If there is anything worse than a toothache it's got to be a toothache with the addition of a sinus infection(sinusitis) to boot. So, how long does a sinus toothache last? Is a toothache and a runny nose a guarantee of a sinus infection? We'll explore these questions and more.
What causes a sinus toothache?
Your sinuses are 4 cavities in your head which are filled with air and coupled with mucus membranes inside. They are called the maxillary, the frontal, sphenoidal , the ethmoidal sinuses. Can your sinuses affect your teeth? Yes, indeed they can.
The maxillary sinus is the one that we are concerned with, in that problems with a blockage or pressure on this sinus can lead to jaw pain and the inevitable toothache. Ouch! So how can you tell? Well, the blockage is generally going to be caused by a sinus infection. Sinusitis has a number of symptoms that you may recognize. If so, your sinuses may be the problem.
Sinus infection symptoms
- Pain around your nose or in the eyes -This comes from the pressure and blockage in your sinuses.
- Nasal congestion - This or drippy mucus discharge can also be a sign. Watch for neon green when you blow your nose. This is a strong sign of a sinus infection.
- Facial headache - This is another side effect from those blocked sinuses and a sign that your toothache is likely a symptom and not the cause of your pain.
- Cough - Coughing in conjunction with these other symptoms may indicate that your body is trying to get rid of infection.
- Sore throat - This comes from infection spreading to your throat from draining sinuses.
- Sneezing - Are you sneezing all the time lately? This is another red flag.
- Fatigue - Sudden lethargy coming with these other symptoms may be another sign of infection.
- Fever - A definite red flag, if your toothache comes with a fever then you will not want to ignore this.
- Bad breath - Generally the sinus drainage is going to come with the nasty affliction of halitosis. This should clear up once the infection is dealt with as long as your dental hygiene is good.
What can you do if you suspect a sinus infection is causing your toothache?
Antibiotics are going to be your typical treatment if you find yourself with a sinus infection. Nasal sprays can help as well in getting the pressure down on your sinuses and cleaning out some of that bacteria. So, what about our sinus driven tooth pain? Well, an acute sinus infection is generally going to go down in 1 to 2 weeks. In the meantime, some things to help with sinus tooth pain treatment include:
- Green tea bags - Steep a tea bag and let it cool and take advantage of the antibacterial qualities of the tannins inside. Green tea and chamomile are good for this and will help a little with the pain as well.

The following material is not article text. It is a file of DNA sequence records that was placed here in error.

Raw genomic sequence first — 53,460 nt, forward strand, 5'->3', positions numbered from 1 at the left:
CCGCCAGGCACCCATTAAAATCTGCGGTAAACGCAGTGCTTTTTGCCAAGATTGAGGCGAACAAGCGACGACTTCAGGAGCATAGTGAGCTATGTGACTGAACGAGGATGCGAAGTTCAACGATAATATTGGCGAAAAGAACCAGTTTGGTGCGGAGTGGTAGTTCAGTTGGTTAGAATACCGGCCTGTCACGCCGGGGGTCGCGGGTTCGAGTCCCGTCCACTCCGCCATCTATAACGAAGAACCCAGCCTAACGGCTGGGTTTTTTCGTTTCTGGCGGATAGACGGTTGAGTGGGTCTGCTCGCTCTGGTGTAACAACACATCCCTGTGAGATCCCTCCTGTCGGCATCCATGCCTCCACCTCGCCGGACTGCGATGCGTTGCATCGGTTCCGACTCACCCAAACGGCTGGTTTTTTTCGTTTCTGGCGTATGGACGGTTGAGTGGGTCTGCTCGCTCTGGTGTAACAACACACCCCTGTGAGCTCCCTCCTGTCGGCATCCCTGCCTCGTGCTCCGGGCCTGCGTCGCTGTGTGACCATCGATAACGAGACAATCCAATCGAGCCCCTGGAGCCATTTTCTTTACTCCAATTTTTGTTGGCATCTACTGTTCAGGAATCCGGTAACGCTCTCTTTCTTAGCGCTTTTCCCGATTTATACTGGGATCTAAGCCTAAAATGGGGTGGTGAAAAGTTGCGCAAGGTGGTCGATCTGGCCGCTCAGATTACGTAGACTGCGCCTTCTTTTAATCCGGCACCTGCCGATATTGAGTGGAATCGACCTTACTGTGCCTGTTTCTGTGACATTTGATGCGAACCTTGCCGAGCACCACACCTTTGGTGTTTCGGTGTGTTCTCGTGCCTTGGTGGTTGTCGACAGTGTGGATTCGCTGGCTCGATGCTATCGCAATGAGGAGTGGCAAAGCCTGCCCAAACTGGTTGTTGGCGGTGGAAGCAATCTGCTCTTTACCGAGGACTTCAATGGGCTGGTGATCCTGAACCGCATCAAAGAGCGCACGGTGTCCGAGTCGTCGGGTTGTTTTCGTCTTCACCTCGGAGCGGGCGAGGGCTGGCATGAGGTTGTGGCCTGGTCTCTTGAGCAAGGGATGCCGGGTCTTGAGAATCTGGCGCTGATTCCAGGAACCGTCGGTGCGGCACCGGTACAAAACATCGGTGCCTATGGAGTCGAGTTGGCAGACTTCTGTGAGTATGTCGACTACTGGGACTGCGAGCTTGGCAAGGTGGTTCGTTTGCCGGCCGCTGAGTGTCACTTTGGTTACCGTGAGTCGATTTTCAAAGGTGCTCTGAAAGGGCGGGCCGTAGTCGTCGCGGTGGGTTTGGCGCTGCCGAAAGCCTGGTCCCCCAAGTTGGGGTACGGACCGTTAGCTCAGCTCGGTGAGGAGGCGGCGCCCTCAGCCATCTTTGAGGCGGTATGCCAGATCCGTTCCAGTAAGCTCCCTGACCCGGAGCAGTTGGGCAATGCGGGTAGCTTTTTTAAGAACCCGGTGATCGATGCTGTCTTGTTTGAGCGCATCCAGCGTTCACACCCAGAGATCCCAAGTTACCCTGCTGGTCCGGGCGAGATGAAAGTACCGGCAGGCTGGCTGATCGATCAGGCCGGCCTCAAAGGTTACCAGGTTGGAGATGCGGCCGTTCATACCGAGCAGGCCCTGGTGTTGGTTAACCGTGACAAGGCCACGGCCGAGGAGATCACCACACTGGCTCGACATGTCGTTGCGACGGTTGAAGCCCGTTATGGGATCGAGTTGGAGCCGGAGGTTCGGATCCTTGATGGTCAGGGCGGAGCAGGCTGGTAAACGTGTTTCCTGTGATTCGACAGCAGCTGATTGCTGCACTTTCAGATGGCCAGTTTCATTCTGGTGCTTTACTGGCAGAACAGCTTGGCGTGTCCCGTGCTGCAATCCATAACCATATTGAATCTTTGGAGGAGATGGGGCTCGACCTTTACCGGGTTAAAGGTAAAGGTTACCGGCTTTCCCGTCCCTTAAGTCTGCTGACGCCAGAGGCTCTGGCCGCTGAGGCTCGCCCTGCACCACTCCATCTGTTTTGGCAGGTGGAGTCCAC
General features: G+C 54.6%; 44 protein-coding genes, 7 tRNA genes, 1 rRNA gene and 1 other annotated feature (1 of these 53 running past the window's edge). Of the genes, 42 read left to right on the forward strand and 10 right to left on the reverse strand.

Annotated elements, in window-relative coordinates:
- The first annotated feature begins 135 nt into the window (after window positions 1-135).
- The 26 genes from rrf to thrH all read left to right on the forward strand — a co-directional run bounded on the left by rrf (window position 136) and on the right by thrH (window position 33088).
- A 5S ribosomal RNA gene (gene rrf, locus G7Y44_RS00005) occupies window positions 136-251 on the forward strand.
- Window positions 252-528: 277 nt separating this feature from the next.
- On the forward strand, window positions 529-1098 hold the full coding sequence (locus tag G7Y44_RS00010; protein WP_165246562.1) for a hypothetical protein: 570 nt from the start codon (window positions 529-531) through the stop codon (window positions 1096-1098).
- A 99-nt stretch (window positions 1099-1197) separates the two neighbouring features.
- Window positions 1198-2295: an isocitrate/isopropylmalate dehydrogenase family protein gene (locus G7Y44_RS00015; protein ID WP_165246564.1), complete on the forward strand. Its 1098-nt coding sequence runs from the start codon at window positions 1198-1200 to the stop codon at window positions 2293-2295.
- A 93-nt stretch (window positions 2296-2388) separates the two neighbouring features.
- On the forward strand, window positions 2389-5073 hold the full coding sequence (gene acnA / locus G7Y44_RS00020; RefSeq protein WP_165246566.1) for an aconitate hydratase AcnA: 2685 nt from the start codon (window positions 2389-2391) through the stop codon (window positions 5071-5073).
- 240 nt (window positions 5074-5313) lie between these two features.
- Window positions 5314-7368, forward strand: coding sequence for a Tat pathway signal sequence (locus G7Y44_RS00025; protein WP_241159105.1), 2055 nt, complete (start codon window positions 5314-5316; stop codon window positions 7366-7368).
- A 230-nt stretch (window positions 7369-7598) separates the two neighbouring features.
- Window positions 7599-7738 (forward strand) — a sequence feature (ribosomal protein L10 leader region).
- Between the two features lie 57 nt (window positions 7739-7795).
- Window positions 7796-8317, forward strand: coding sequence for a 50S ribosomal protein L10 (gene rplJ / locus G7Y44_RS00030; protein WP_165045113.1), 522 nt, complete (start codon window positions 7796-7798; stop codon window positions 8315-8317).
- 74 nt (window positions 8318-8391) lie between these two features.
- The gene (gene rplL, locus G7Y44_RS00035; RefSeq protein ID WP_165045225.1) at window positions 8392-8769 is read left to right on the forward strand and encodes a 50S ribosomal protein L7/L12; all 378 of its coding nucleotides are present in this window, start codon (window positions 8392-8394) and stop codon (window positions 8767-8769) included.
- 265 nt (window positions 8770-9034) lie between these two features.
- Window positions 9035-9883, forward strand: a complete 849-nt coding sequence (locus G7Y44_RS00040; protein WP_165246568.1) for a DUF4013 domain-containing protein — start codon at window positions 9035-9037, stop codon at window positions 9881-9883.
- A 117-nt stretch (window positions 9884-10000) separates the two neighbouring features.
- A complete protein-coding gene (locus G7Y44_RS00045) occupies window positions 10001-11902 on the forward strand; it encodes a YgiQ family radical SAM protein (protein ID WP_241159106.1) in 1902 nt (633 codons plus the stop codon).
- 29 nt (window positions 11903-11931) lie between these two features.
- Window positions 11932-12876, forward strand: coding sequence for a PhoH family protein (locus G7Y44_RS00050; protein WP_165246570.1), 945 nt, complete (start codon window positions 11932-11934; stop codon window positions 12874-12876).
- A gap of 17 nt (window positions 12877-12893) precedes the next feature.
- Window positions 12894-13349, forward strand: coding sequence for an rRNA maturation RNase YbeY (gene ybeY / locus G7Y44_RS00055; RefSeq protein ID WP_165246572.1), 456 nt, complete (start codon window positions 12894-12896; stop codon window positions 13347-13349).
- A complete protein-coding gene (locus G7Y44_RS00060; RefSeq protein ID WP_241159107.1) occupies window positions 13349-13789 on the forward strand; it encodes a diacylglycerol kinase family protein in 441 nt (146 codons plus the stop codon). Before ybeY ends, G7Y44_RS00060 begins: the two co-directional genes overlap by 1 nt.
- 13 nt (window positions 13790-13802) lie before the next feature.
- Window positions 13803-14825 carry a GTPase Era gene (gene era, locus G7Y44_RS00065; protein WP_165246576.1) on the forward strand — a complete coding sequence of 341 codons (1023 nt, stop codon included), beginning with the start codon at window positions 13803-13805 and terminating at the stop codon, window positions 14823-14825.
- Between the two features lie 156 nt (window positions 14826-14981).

- Ibuprofen - Good old over-the-counter ibuprofen can work wonders for a toothache and help control a fever or headache if you have those too.
- Clove oil - Dab a little on a cotton ball and bite into the cotton. This will give the area a little numbness that you will appreciate. Peppermint oil works well for this as well and may be to your preference, as clove oil is rather strong and has a rather overpowering taste.
- Turmeric - Take a little powdered turmeric and add a few drops of water to make a paste. Apply this to your gums and this can help to soothe a sinus toothache while you are also treating your sinuses.
“Peppers can really clear up your sinuses.”
How long does a toothache last if I don't treat the sinus infection?
How long the toothache will last in such a case is hard to say. Pressure may vary from day to day so it might not be there one day, only to return another. That said, you really should get the sinus infection treated so that more symptoms or complications don't arise. If you don't want to go to the Doctor there are some home remedies that you can try.
Home remedies for sinus infections
- Steam - A hot shower or a humidifier can really help to clean up your sinuses. You can also boil water and use the tried and true 'towel-over-your-head' method so that you can inhale a good amount of steam. Be careful to make sure it's not scalding.
- Yummy Hot peppers - Actually, any spicy food will help. Peppers can really clear up your sinuses and give you an energy burst to go with it!
- Bromelain - Bromelain is a supplement that is made from pineapple stems. It acts as an anti-inflammatory, reducing swelling, but you will want to check with your doctor before taking it.
- Saline nasal sprays - Saline is great for clearing up your sinuses. You can also use the over-the-counter medicated variety but if you do, limit usage to 3 or 4 times a day so that you don't overdo it. Some of the medicated sprays can act as a stimulant and you might end up nervous and with shaky hands at work. Use responsibly!
The bottom line
Tooth pain from a sinus infection is no sneezing matter(well, the sinus infection is, but you know what we mean!). Make sure to try our home remedies if you don't want to see the doctor. Whatever you do, don't ignore it. Symptoms can get worse and you'll find that it just gets worse with time. If you like, a little preventative maintenance for your sinuses would be taking your vitamins and using a saline spray once a week just to keep everything clean in there. While living healthy takes a little extra effort it is worth it when you are the only one not sick at work every Christmas!